The release of "13 Reasons Why" Season 2 by Netflix is proving controversial, in particular due to its sensitive content about suicide and depression. While the network has already added viewer protections for its second season, the Parents Television Council (PTC) is still urging the streaming network to reconsider its release date.
PTC President Tim Winter said in a statement on the organisation's website that the impact of "13 Reasons Why" has been "powerful and intense" since millions of children tuned in to watch the story about Hannah Baker's short life and suicide. It is believed that due to the show's content and popularity that Google's search results for how to commit suicide also increased 26 percent, and reports of kids taking their own lives after the show also became more prominent.
"We may never know the full extent of how grave the influence was, but we do know it was enough for Netflix to commission a research report on how the show has impacted the lives of its viewers – especially young viewers – in positive ways," said Winter.
He added that Netflix cannot "feign ignorance should tragedy strike" since it has made the show readily available for children to watch via their mobile phones, TV, and other devices. Because of this, the PTC is urging the network to hold off the release of Season 2 until experts in the scientific community have deemed it safe for viewing "by an audience that is comprised heavily of minor children."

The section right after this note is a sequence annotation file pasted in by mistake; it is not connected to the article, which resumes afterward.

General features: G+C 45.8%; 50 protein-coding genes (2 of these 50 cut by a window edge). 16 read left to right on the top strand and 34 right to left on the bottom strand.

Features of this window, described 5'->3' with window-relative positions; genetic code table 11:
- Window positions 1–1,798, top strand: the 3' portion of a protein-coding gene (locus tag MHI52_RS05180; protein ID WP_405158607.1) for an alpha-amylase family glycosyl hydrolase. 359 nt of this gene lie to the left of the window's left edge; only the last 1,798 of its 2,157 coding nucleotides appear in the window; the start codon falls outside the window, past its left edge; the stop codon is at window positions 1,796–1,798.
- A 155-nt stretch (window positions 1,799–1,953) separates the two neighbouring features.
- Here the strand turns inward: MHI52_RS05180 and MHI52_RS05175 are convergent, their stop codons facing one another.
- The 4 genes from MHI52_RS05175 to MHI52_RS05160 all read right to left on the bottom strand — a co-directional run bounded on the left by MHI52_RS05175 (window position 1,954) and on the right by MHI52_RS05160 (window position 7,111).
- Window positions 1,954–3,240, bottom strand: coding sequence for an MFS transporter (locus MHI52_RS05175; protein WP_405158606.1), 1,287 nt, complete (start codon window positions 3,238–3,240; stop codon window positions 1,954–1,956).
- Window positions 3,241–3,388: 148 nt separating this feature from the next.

"When a film or TV series centers entirely on high school-aged children for its storytelling, it is high school and junior high school children who watch and who feel most emotionally-connected to the characters. Grown-ups don't put themselves into the position of high schoolers; but other children do," he said.
The PTC also wants Netflix to implement a pricing structure similar to Sirius/XM Satellite radio, since it gives parents the option to opt out of adult or explicit programming in exchange for a subscription price reduction. At the same time, the PTC is urging Netflix to work proactively with filtering service providers like VidAngel, since this allows consumers to filter explicit content.
"And lastly, we call on Netflix to participate in a national symposium to develop and identify effective protective measures for children and families. Congress passed the Child Safe Viewing Act almost a decade ago, and industry representatives need to help deliver real solutions, rather than seek cover from its intended reach," said Winter.
Lauren Caldwell, director of the American Psychological Association's Children, Youth, and Families Office, told CNN that Netflix is actually opening up dialogue about mental health issues that contribute to suicide, which is a good thing. But "the follow-through could be improved a bit," she said, adding that after each episode, a resource for crisis should be included.